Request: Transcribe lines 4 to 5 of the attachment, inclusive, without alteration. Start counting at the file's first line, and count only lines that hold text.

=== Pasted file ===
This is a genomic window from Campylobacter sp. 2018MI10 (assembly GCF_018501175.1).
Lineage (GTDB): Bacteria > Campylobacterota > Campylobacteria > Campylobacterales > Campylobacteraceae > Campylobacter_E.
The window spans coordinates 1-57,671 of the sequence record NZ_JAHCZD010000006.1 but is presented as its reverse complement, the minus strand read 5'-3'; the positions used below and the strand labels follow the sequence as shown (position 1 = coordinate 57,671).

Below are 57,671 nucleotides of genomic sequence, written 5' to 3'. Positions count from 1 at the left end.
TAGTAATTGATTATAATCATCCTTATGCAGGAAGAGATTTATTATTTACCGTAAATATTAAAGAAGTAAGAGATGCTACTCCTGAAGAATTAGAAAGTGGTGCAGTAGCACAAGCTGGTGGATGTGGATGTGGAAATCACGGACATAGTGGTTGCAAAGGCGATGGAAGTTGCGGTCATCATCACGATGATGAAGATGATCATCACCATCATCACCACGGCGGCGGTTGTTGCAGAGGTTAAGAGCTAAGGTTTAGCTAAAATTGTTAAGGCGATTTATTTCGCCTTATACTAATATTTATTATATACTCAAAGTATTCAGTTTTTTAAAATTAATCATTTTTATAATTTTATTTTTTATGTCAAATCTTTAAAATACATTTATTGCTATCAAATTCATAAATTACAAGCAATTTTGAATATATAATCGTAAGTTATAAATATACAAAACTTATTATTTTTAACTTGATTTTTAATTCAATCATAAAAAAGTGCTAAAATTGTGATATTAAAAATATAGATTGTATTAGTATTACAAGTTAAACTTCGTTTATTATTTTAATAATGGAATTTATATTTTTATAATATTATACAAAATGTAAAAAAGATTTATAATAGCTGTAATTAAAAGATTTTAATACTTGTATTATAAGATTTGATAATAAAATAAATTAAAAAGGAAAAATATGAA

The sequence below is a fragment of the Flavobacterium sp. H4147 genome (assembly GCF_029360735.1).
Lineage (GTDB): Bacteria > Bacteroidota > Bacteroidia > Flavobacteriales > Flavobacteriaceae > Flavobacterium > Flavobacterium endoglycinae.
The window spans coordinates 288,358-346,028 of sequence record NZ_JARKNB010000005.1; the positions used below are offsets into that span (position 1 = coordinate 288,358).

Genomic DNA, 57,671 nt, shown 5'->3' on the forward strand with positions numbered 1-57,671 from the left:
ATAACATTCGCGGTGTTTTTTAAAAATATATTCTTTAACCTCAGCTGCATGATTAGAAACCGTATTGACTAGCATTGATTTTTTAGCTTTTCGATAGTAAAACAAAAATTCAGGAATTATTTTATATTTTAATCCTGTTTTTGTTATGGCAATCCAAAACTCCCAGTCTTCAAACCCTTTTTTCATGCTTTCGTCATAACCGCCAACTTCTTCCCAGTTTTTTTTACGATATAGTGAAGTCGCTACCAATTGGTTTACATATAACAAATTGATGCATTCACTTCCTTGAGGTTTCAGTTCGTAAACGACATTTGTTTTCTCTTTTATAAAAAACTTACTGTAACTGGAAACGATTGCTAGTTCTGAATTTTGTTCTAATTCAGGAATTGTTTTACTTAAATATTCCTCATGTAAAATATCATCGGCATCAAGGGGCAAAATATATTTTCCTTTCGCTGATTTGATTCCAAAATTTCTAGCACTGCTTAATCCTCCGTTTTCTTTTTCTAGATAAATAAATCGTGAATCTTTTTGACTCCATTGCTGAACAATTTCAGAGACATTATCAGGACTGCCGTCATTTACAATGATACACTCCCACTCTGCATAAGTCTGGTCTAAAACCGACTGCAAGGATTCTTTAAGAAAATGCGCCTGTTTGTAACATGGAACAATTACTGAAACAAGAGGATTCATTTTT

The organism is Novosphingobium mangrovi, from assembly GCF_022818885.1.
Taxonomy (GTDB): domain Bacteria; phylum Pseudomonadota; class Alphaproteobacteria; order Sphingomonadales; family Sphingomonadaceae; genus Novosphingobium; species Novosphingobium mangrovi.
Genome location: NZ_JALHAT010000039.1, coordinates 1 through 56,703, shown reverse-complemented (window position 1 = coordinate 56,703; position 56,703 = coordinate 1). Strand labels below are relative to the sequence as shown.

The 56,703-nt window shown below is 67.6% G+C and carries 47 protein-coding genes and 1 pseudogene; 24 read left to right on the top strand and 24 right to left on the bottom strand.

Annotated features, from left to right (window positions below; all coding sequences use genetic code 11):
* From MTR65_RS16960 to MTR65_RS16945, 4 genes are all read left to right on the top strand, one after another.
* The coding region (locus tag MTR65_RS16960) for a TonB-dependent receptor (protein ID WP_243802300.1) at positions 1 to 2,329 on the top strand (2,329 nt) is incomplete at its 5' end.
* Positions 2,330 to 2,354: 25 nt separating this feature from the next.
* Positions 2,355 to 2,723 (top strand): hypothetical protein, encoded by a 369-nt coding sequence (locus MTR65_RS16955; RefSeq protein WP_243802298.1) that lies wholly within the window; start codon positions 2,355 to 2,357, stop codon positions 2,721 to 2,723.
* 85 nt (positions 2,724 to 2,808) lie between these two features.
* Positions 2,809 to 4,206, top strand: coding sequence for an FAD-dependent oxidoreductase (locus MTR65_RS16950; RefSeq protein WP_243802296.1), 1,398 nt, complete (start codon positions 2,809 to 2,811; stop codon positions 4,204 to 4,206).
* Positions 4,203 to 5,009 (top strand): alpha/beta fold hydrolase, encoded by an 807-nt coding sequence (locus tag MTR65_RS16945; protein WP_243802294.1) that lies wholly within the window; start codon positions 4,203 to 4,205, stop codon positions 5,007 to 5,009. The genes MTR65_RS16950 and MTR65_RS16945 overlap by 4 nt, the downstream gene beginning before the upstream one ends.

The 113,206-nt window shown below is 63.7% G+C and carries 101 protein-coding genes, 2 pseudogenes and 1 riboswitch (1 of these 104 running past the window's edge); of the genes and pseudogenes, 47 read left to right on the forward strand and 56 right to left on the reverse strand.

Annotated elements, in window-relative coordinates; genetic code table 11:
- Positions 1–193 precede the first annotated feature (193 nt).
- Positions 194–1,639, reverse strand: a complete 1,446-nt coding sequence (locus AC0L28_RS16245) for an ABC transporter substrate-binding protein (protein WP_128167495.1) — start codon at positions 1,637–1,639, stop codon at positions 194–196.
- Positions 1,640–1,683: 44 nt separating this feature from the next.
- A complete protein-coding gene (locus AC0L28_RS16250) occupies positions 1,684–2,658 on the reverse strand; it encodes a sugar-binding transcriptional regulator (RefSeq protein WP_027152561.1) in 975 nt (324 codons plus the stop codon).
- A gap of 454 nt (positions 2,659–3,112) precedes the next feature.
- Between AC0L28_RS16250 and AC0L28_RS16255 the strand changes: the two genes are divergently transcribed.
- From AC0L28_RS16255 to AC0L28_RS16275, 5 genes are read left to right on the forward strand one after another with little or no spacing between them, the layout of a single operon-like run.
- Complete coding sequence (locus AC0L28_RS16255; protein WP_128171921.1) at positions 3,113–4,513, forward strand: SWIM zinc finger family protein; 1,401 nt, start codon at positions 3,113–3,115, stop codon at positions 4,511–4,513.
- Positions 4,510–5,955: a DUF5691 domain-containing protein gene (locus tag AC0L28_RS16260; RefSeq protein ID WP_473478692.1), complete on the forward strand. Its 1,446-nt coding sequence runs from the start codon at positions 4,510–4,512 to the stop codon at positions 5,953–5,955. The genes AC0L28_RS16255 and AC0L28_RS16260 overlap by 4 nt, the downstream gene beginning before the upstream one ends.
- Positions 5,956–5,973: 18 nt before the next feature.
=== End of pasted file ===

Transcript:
Below are 57,671 nucleotides of genomic sequence, written 5' to 3'. Positions count from 1 at the left end.
TAGTAATTGATTATAATCATCCTTATGCAGGAAGAGATTTATTATTTACCGTAAATATTAAAGAAGTAAGAGATGCTACTCCTGAAGAATTAGAAAGTGGTGCAGTAGCACAAGCTGGTGGATGTGGATGTGGAAATCACGGACATAGTGGTTGCAAAGGCGATGGAAGTTGCGGTCATCATCACGATGATGAAGATGATCATCACCATCATCACCACGGCGGCGGTTGTTGCAGAGGTTAAGAGCTAAGGTTTAGCTAAAATTGTTAAGGCGATTTATTTCGCCTTATACTAATATTTATTATATACTCAAAGTATTCAGTTTTTTAAAATTAATCATTTTTATAATTTTATTTTTTATGTCAAATCTTTAAAATACATTTATTGCTATCAAATTCATAAATTACAAGCAATTTTGAATATATAATCGTAAGTTATAAATATACAAAACTTATTATTTTTAACTTGATTTTTAATTCAATCATAAAAAAGTGCTAAAATTGTGATATTAAAAATATAGATTGTATTAGTATTACAAGTTAAACTTCGTTTATTATTTTAATAATGGAATTTATATTTTTATAATATTATACAAAATGTAAAAAAGATTTATAATAGCTGTAATTAAAAGATTTTAATACTTGTATTATAAGATTTGATAATAAAATAAATTAAAAAGGAAAAATATGAA